In sum
Of course, other inspirations might lead us to abandon truth-claims, and what I’ve been talking about are merely the leading edges of Christianity and Buddhism, those that support what I’m calling the new, post-metaphysical ecumenism. The mainstreams of these traditions continue to base themselves in magical and metaphysical belief systems, appeals to revealed truths that seem ever less plausible in a secular culture. These mainstreams thus have distinct disadvantages today: they contribute incoherent elements to our understandings of our actual forms of life; they divide us, with potentially violent consequences; and their often rigid moral codes muddy the already complex ethical waters we must navigate as self-responsible moral agents who care about others and the consequences of our actions.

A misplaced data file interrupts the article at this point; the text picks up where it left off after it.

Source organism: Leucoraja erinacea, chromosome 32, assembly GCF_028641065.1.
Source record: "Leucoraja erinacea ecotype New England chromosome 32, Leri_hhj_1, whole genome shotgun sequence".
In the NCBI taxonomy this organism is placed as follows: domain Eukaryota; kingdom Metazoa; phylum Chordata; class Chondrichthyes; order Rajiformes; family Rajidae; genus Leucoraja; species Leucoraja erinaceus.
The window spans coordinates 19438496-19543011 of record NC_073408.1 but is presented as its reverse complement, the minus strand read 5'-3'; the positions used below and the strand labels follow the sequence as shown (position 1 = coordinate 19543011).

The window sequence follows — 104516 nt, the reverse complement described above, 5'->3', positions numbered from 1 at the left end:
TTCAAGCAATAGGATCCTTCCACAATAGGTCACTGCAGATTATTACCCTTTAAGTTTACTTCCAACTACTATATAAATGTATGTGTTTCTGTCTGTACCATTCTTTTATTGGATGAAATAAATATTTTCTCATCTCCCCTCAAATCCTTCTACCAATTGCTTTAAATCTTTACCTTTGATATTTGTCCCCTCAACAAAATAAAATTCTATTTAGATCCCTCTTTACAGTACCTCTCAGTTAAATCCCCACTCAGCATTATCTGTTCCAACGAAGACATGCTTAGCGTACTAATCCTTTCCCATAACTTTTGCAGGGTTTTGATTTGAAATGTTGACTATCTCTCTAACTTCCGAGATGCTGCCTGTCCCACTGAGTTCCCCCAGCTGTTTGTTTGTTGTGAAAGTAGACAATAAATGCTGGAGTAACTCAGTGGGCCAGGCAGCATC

Christians, Buddhists and others who want to leave this morass behind have a lot to talk about.


Many of the ideas expressed here are a response to Stephen and Martine Batchelor’s teachings in Australia in 2010 and 2012.